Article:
Feb 27, 2020 11:16 AM EST
The Credit Building Basics for Newbies
Theoretically, your credit score sums up your ability to manage debt. The higher your credit score, the more interest rates will go in your favor when you're weighing up financing options for your home, car, or business. It will also determine your eligibility for not just loans and financing, but also certain types of insurance, the premiums for which may also be lowered by a high credit score. If you're a total newbie to the world of credit, this is your basic guide to building credit from scratch.
Understanding the FICO Rating
Your journey starts with knowing the organization behind the credit score. Also known as the Fair Isaac Corporation, FICO is the primary source of credit score calculations and parameters for more than 90% of businesses. Ranging from 300 to the perfect score of 800, your credit is based on five main factors.
35% or the biggest factor is your payment history — you can keep this up by never missing any due dates for any type of recorded debt.
30% or the next biggest factor is utilization ratio — this number represents how much you owe divided by your total credit limit.
15% is the length of credit history — or in the case of newbies, zero.
10% represents hard credit inquiries from new credit — every time you agree for a lender to make a hard inquiry on your credit history, it can deal five to ten points of damage to your score.
10% is credit variety — the more different credit cards and other credit avenues you're able to manage, the more reliable you are as a borrower.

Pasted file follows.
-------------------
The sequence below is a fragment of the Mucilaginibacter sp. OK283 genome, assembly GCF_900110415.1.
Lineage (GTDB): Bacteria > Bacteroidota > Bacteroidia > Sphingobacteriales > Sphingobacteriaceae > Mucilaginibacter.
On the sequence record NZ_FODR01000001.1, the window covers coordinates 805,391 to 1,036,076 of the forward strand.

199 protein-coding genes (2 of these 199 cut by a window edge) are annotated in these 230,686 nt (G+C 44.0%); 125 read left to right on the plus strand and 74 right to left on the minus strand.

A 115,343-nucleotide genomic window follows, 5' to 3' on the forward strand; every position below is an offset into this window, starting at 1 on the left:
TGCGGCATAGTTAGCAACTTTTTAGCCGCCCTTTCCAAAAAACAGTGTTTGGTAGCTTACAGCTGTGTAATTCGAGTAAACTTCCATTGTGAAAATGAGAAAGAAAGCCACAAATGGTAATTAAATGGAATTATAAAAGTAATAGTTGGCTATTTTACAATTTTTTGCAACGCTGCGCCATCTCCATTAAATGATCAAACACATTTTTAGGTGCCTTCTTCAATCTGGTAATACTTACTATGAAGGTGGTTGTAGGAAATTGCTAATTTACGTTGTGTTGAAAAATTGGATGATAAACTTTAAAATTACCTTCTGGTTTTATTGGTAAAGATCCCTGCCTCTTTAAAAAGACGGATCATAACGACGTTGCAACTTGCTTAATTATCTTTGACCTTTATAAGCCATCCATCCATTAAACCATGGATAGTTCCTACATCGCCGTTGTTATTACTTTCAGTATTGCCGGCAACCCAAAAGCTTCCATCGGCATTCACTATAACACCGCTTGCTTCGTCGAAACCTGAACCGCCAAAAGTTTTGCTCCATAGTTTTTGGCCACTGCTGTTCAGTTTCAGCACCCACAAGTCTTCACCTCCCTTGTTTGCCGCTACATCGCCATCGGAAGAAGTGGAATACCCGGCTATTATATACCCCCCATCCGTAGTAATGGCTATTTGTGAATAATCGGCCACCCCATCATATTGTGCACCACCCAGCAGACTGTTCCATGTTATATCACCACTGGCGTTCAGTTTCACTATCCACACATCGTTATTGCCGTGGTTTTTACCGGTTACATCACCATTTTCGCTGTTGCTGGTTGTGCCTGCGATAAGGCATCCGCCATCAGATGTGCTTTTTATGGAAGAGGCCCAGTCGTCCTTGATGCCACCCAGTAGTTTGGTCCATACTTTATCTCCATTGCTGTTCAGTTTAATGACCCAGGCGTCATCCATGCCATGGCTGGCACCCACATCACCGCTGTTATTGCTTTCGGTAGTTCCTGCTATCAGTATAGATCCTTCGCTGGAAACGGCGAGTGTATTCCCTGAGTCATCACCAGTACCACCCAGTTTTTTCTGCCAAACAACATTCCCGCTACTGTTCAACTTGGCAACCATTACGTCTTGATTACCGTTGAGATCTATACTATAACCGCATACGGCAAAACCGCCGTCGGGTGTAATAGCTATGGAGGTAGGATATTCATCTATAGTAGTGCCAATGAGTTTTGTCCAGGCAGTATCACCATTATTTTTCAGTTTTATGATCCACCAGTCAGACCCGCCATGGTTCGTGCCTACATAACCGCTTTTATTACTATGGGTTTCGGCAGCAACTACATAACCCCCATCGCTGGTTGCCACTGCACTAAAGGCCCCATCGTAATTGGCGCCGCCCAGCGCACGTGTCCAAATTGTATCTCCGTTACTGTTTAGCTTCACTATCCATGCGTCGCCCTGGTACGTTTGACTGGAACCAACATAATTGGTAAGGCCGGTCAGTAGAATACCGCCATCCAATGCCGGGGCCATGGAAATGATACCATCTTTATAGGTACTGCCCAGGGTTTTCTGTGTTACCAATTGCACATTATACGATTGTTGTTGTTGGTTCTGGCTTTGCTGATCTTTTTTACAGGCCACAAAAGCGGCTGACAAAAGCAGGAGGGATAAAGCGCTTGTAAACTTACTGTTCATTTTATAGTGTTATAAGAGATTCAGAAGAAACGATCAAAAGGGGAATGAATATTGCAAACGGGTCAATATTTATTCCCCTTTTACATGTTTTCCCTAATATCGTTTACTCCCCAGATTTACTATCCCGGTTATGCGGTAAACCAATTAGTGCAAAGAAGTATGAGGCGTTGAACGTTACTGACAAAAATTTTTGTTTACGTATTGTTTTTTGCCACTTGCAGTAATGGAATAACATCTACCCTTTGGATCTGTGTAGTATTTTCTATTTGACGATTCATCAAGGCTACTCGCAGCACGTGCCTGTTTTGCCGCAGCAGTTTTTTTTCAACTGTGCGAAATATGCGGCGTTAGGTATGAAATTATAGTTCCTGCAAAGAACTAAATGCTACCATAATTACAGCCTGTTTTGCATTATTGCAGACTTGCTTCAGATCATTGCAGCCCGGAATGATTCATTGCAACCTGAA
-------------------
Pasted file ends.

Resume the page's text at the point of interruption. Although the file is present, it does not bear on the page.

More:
There are many other alternative calculations for credit scores. However, FICO's remains the standard even today.
Always Pay on Time
The oldest credit score building strategy is also the most reliable: pay your bills on time.
This statement is as valid today as when we discussed this five years ago in a post on Money Times. After checking your credit report, finding out your actual score, and getting a full list of all your unpaid debts, mark all those due dates on a calendar and make sure to never miss a payment again. Remember that payment history makes up 35% of your total score.
Surviving Being New-to-Credit
The length of your credit history is, of course, a different problem. Only time can let you build this 15% part of your score. The problem is that lenders and the entire credit system itself can be quite unforgiving to those with zero credit history. And without any credit history to speak of, it's even harder to find lenders with which you can build other factors that comprise your score. This is where disruptive new fintech credit options enter the picture. For instance, The Petal Card is an option designed for credit newbies who need financing and savings account options. With literally zero annual and hidden fees, it can be a way for people still building credit to avoid the high interest rates and other limited, unfavorable options typically available to people at the bottom of the credit rating system. These new and alternative fintech models are out to disrupt the credit system, and they can be highly useful for those new to credit.
Keep Your Utilization Ratio Low
Whether you go with a traditional or an alternative credit card provider, keeping your utilization ratio low greatly reduces your chances of defaulting on loans in the eyes of lenders. This means never spending beyond or even near your credit limit. CNBC advises taking advantage of the alerts that credit card issuers use to notify users whenever they're close to exceeding predetermined amounts. The lower your utilization rate, the less hard inquiries future lenders will require, and the more credit variety will be available to you.
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